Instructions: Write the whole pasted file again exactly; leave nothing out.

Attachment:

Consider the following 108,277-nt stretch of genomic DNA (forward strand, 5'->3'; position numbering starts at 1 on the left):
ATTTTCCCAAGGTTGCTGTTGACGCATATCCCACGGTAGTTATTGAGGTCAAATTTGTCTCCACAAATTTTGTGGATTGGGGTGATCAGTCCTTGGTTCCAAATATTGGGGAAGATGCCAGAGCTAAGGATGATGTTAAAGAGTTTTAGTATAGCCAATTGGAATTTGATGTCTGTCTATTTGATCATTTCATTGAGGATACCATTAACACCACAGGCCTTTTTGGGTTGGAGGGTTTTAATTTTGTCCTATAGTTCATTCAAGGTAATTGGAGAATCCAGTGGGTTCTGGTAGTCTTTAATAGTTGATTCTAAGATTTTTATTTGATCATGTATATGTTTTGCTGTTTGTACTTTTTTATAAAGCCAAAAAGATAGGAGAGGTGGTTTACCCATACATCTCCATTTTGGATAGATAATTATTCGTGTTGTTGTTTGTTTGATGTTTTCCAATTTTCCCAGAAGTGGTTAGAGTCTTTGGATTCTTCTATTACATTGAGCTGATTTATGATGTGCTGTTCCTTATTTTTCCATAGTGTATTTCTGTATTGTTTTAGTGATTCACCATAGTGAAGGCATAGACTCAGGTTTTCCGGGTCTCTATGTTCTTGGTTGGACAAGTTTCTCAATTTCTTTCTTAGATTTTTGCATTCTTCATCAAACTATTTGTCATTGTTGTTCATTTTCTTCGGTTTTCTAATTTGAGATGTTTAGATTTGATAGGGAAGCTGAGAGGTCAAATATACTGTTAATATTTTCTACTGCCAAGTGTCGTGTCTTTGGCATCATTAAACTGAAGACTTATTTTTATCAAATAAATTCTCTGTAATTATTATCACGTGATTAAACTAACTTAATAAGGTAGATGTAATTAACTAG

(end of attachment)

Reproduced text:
Consider the following 108,277-nt stretch of genomic DNA (forward strand, 5'->3'; position numbering starts at 1 on the left):
ATTTTCCCAAGGTTGCTGTTGACGCATATCCCACGGTAGTTATTGAGGTCAAATTTGTCTCCACAAATTTTGTGGATTGGGGTGATCAGTCCTTGGTTCCAAATATTGGGGAAGATGCCAGAGCTAAGGATGATGTTAAAGAGTTTTAGTATAGCCAATTGGAATTTGATGTCTGTCTATTTGATCATTTCATTGAGGATACCATTAACACCACAGGCCTTTTTGGGTTGGAGGGTTTTAATTTTGTCCTATAGTTCATTCAAGGTAATTGGAGAATCCAGTGGGTTCTGGTAGTCTTTAATAGTTGATTCTAAGATTTTTATTTGATCATGTATATGTTTTGCTGTTTGTACTTTTTTATAAAGCCAAAAAGATAGGAGAGGTGGTTTACCCATACATCTCCATTTTGGATAGATAATTATTCGTGTTGTTGTTTGTTTGATGTTTTCCAATTTTCCCAGAAGTGGTTAGAGTCTTTGGATTCTTCTATTACATTGAGCTGATTTATGATGTGCTGTTCCTTATTTTTCCATAGTGTATTTCTGTATTGTTTTAGTGATTCACCATAGTGAAGGCATAGACTCAGGTTTTCCGGGTCTCTATGTTCTTGGTTGGACAAGTTTCTCAATTTCTTTCTTAGATTTTTGCATTCTTCATCAAACTATTTGTCATTGTTGTTCATTTTCTTCGGTTTTCTAATTTGAGATGTTTAGATTTGATAGGGAAGCTGAGAGGTCAAATATACTGTTAATATTTTCTACTGCCAAGTGTCGTGTCTTTGGCATCATTAAACTGAAGACTTATTTTTATCAAATAAATTCTCTGTAATTATTATCACGTGATTAAACTAACTTAATAAGGTAGATGTAATTAACTAG